Identifying people who are at high risk for cardiovascular events (myocardial infarction, stroke or heart failure) is important so that they can benefit from preventive therapies. This study seeks to determine if a simple blood test for levels of amino terminal fragment of the prohormone brain-type natriuretic peptide (NT-proBNP) could help to predict cardiovascular events and death in outpatients with stable coronary heart disease.
The researchers recruited 987 outpatients with stable coronary heart disease from the Heart and Soul Study, a prospective cohort study designed to examine how psychosocial factors affect patients with coronary heart disease. Patients made a baseline study visit where researchers drew blood samples. The researchers took prognostic measurements of patients (e.g., echocardiogram, traditional clinical risk factors, ischemia). They followed the patients for a mean of 3.7 years.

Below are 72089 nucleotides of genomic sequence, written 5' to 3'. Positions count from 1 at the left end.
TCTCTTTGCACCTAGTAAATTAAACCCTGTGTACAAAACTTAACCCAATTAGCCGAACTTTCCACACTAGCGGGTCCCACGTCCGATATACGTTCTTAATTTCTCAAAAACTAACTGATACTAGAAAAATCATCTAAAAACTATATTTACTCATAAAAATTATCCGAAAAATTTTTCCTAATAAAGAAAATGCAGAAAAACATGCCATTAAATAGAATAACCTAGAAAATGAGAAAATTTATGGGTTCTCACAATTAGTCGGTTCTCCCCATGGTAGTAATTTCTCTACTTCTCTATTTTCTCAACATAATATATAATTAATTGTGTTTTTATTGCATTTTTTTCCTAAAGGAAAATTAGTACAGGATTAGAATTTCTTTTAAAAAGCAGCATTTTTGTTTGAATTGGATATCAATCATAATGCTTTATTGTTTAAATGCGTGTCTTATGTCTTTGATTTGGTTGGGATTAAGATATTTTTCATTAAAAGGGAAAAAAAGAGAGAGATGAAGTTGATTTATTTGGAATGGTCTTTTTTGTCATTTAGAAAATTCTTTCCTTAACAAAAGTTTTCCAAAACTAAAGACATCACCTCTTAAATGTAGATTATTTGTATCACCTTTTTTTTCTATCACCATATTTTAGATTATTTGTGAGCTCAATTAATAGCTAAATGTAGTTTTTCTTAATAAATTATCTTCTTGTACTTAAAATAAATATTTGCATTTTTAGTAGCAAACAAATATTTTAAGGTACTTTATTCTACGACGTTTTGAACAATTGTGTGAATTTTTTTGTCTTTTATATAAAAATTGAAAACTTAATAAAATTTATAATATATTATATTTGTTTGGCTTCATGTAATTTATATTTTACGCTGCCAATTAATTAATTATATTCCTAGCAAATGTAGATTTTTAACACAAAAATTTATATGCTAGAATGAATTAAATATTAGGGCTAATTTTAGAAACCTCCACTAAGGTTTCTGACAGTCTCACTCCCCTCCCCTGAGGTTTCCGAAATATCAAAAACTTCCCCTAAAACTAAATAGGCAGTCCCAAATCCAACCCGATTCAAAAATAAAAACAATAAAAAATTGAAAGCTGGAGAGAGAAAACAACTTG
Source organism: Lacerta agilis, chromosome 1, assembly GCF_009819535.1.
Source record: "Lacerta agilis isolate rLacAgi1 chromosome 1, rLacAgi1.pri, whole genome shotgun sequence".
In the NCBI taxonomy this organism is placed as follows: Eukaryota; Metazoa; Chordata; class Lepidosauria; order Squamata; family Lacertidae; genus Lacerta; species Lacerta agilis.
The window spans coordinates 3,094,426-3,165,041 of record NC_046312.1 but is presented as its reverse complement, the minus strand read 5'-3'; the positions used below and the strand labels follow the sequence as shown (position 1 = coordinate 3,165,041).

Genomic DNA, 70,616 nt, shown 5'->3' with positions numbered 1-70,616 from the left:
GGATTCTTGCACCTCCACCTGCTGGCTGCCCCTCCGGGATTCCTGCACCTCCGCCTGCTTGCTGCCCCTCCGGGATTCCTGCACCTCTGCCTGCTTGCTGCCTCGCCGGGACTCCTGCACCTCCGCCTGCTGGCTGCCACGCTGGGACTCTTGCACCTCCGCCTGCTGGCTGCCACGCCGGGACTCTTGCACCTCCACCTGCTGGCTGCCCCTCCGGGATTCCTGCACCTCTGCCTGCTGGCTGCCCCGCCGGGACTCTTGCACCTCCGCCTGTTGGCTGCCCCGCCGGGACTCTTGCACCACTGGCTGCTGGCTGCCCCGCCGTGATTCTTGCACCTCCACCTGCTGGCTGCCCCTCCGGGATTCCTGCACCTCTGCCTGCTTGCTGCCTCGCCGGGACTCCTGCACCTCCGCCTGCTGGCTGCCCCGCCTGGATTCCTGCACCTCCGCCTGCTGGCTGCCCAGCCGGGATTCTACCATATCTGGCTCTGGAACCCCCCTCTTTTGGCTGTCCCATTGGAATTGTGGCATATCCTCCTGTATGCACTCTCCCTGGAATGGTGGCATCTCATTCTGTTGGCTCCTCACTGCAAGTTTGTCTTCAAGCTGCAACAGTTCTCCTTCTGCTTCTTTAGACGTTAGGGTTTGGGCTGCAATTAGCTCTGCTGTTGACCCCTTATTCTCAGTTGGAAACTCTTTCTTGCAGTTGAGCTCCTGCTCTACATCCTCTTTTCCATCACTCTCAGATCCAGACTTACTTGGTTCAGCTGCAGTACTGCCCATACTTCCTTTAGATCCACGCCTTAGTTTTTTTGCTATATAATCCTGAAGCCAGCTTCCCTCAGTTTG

Two-hundred and fifty-six patients had a cardiovascular event or died. Each increasing quartile of NT-proBNP level was associated with a greater risk of cardiovascular events or death. Adding the NT-proBNP level to standard clinical assessment significantly improved prediction of adverse cardiovascular outcomes.
Limitations of the study include the sample was mostly male, so the findings may not be generalizable to women.
The authors conclude that NT-proBNP level is a predictor of cardiovascular events among patients with stable coronary heart disease, independent of other prognostic markers. Use of a blood test for NT-proBNP level may help physicians identify patients at high risk for coronary heart disease. These patients could then be introduced to preventive therapies.